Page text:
Leaky Gut & Systemic Ill Health

The digestive system is responsible for breaking down food matter and facilitating nutrient absorption to promote immune and metabolic function, nutrient synthesis, cellular communication, and…pretty much every essential function within the body. Unfortunately, modern diet and lifestyle has done a pretty thorough job of destroying digestive function and threatens our health – physical and mental.

Maybe the most prevalent digestive disorder in highly industrialized economies is leaky gut. Leaky gut, or increased intestinal permeability, is a response to systemic inflammation and imbalance and is associated with a wide variety of diseases like allergies, autoimmune disease, including Celiac and Crohn’s; mood and behavioral disorders; and mal-absorption syndromes. When the gut become leaky, the junctions that join the cells of the small intestines become irritated or inflamed and then loosen up to allow large food or bacterial particles to pass through into the blood stream. In response to this “invasion” of foreign material, the immune system stimulates an antibody reaction that creates more inflammation and further weakens cell junctions allowing even larger toxic molecules to pass into the blood. Eventually alarm substances called cytokines call lymphocytes to battle, which increases the production of byproducts known as oxidants, which cause even greater amounts of inflammation, intestinal permeability and what’s known as bacterial translocation. As time passes, people with leaky gut have a greater number of antibodies floating around in their bodies and become more and more sensitive to a wider variety of foods and environmental contaminants.

Factors that may contribute to the development of leaky gut include:

  • Chronic stress. Prolonged stress changes the immune system’s ability to respond quickly to and heal from the damage caused by foreign substances while slowing down peristaltic function to reduce blood flow to digestive organs while producing toxic metabolites.
  • Dysbiosis, or microbial imbalance, contributes to leaky gut when candida breaks down the brush border enzymes present in the small intestines.
  • Environmental contaminants. Daily exposure to household and environmental chemicals puts stress on our immune system and delays necessary biological repair. Connective tissue begins to slowly break down, trace mineral stores are depleted, acidosis sets in and cells begin to swell and leak.
  • Alcohol abuse. Chronic, heavy consumption of alcohol puts strain on the liver, which affects digestive competency, and also damages the intestinal tract.
  • Poor diet. Diets low in fiber and high in processed foods facilitate the accumulation of toxic by-products that irritate the gut mucosa and promote inflammation of the GI tract.
  • Use of medication. Nonsteroidal drugs like Advil, aspirin, and Motrin damage brush border enzymes, allowing large food particles and toxins to enter the blood stream.
  • Lectins, founds primarily in legumes, induce mast cells to produce histamine and bind to the intestinal mucosa making it more porous.

An indication of how serious leaky gut can become is the long list of symptoms that can manifest at various points around the body, a few of which include:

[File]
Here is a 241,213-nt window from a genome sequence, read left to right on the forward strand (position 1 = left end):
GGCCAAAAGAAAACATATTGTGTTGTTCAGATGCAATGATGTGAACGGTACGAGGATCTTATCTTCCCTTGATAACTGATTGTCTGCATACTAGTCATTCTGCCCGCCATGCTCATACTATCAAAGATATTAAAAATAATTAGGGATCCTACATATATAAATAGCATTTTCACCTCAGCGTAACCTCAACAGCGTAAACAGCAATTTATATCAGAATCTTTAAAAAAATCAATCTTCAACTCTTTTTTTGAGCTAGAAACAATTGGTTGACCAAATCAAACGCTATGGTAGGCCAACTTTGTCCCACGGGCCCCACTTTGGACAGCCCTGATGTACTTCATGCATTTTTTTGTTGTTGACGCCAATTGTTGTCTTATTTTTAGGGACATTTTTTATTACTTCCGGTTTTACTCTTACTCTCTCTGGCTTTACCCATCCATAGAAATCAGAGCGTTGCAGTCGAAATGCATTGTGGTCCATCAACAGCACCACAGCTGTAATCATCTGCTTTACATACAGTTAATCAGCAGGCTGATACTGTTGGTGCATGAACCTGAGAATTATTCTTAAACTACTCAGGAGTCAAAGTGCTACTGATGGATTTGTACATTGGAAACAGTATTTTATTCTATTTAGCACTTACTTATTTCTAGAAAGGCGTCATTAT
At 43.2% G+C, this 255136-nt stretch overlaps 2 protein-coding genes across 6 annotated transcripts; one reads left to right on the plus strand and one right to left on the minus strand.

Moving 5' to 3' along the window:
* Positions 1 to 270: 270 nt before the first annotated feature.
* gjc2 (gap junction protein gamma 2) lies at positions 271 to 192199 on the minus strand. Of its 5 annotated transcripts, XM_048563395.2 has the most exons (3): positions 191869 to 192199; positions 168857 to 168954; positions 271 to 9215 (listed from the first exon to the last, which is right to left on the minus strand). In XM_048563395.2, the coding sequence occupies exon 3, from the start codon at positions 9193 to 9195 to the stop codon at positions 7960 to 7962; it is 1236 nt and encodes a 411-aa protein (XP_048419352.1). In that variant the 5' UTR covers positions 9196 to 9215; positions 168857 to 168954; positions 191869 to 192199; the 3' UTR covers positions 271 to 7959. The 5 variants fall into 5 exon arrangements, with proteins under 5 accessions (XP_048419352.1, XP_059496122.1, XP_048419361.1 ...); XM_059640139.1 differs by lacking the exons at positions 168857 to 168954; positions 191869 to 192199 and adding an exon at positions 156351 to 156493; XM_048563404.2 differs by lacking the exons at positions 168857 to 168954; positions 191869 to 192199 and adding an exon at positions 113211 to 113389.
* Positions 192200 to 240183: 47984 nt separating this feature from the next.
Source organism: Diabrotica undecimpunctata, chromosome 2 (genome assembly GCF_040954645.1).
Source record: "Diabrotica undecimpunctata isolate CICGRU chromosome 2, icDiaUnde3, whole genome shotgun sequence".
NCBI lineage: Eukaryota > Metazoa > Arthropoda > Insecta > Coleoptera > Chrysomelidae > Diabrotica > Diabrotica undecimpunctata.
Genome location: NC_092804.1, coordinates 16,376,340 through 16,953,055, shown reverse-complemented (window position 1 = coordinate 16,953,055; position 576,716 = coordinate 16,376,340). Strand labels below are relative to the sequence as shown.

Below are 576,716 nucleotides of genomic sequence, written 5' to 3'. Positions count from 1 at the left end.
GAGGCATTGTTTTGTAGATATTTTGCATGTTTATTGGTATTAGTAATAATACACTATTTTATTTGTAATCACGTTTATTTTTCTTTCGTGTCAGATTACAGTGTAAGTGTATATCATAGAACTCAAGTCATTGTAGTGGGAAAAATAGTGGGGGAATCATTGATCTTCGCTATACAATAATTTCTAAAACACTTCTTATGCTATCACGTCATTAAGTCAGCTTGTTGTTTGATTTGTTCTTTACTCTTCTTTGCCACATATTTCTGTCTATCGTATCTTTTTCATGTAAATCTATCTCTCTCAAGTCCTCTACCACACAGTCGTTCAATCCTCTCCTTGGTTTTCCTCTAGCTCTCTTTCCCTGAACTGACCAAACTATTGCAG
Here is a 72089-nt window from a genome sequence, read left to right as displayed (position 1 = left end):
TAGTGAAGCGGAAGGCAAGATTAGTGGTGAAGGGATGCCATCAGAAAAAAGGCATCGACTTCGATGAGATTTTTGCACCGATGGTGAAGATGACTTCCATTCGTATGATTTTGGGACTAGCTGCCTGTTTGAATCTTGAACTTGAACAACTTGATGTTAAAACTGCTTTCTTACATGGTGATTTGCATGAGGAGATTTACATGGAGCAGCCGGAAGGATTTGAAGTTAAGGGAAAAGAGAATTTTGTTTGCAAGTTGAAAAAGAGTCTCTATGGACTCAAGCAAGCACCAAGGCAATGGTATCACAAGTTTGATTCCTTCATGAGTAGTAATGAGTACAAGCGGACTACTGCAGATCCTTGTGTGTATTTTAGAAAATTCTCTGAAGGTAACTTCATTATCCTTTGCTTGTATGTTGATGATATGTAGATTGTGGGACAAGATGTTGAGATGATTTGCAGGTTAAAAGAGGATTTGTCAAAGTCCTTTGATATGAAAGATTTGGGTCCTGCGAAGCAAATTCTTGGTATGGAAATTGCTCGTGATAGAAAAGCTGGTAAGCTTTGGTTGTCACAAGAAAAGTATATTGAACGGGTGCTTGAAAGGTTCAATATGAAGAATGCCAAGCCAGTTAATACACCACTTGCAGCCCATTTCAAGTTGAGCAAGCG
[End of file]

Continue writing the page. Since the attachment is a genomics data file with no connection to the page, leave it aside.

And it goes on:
• Aggressive behavior, anxiety, confusion, fuzzy thinking, mood swings, poor memory and nervousness.
  • Asthma and shortness of breath.
  • Bloating, Constipation, Diarrhea, Gas, and Indigestion
  • Fatigue, fever, poor immunity recurrent bladder and vaginal infections, and bed wetting

Obviously, leaky gut is some serious business, but we can help restore gut integrity through:

  • Stress management. Our bodies react to stress by producing be IgA and DHEA while slowing digestive function. Meditation, guided imagery, relaxation and a good laugh every now and then can be of tremendous value.
  • Food therapy. Cabbage juice, cabbage family foods, bone and vegetable broths, fresh vegetable and aloe vera juice, okra and slippery elm team have a healing effect on the small intestines.
  • Glutamine and zinc carnosine supplementation. Glutamine decreases the incidence of infection and bacterial translocation and stimulates the production of sIgA while zinc carnosine shows a lot of promise in gut healing.
  • Pre- and probiotics. Pre- and probiotics help the gut bacteria function in digestive food and help sooth the small intestines.
  • Digestive enzymes. Taking digestive enzymes with meals may ensure that all foods are completely digested and taking proteolytic enzymes between meals supports immune function and helps break down immune complexes.

What we don’t do is just as important as that which we do when we are attempting to heal the gut and the primary concern here should be the use of nonsteroidal drugs like Advil, aspirin, and Motrin. These drugs damage the brush borders, allowing microbes, partially digested food particles, and toxins to enter the bloodstream.

Related: Alcohol & Gut Health: Eating to Restore Balance

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All content on this blog is provided for entertainment purposes only. Information is based on research, discussions with health professionals and personal experience and in not intended to replace consultation with a licensed medical doctor or nutritionist.

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© Matthew Lovitt and TwelveWellness, 2015. Unauthorized use and/or duplication of this material without express and written permission from this blog’s author and/or owner is strictly prohibited. Excerpts and links may be used, provided that full and clear credit is given to Matthew Lovitt and TwelveWellness with appropriate and specific direction to the original content.

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